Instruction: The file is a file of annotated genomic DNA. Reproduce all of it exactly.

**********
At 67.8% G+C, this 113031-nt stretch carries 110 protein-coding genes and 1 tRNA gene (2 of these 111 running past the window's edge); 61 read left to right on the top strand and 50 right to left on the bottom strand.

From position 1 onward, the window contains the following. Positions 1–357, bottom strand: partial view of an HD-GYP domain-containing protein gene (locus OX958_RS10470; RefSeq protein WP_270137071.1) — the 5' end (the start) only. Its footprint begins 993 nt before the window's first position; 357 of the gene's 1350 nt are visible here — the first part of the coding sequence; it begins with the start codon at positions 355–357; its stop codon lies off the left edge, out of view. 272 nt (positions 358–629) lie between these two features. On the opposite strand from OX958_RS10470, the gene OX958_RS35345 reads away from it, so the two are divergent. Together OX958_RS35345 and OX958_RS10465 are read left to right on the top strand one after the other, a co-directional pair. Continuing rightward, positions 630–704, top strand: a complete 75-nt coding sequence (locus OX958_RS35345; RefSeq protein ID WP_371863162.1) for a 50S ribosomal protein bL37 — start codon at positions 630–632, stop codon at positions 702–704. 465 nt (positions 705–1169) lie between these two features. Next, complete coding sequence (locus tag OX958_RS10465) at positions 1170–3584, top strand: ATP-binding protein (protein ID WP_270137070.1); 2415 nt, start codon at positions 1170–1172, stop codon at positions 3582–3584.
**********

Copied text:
At 67.8% G+C, this 113031-nt stretch carries 110 protein-coding genes and 1 tRNA gene (2 of these 111 running past the window's edge); 61 read left to right on the top strand and 50 right to left on the bottom strand.

From position 1 onward, the window contains the following. Positions 1–357, bottom strand: partial view of an HD-GYP domain-containing protein gene (locus OX958_RS10470; RefSeq protein WP_270137071.1) — the 5' end (the start) only. Its footprint begins 993 nt before the window's first position; 357 of the gene's 1350 nt are visible here — the first part of the coding sequence; it begins with the start codon at positions 355–357; its stop codon lies off the left edge, out of view. 272 nt (positions 358–629) lie between these two features. On the opposite strand from OX958_RS10470, the gene OX958_RS35345 reads away from it, so the two are divergent. Together OX958_RS35345 and OX958_RS10465 are read left to right on the top strand one after the other, a co-directional pair. Continuing rightward, positions 630–704, top strand: a complete 75-nt coding sequence (locus OX958_RS35345; RefSeq protein ID WP_371863162.1) for a 50S ribosomal protein bL37 — start codon at positions 630–632, stop codon at positions 702–704. 465 nt (positions 705–1169) lie between these two features. Next, complete coding sequence (locus tag OX958_RS10465) at positions 1170–3584, top strand: ATP-binding protein (protein ID WP_270137070.1); 2415 nt, start codon at positions 1170–1172, stop codon at positions 3582–3584.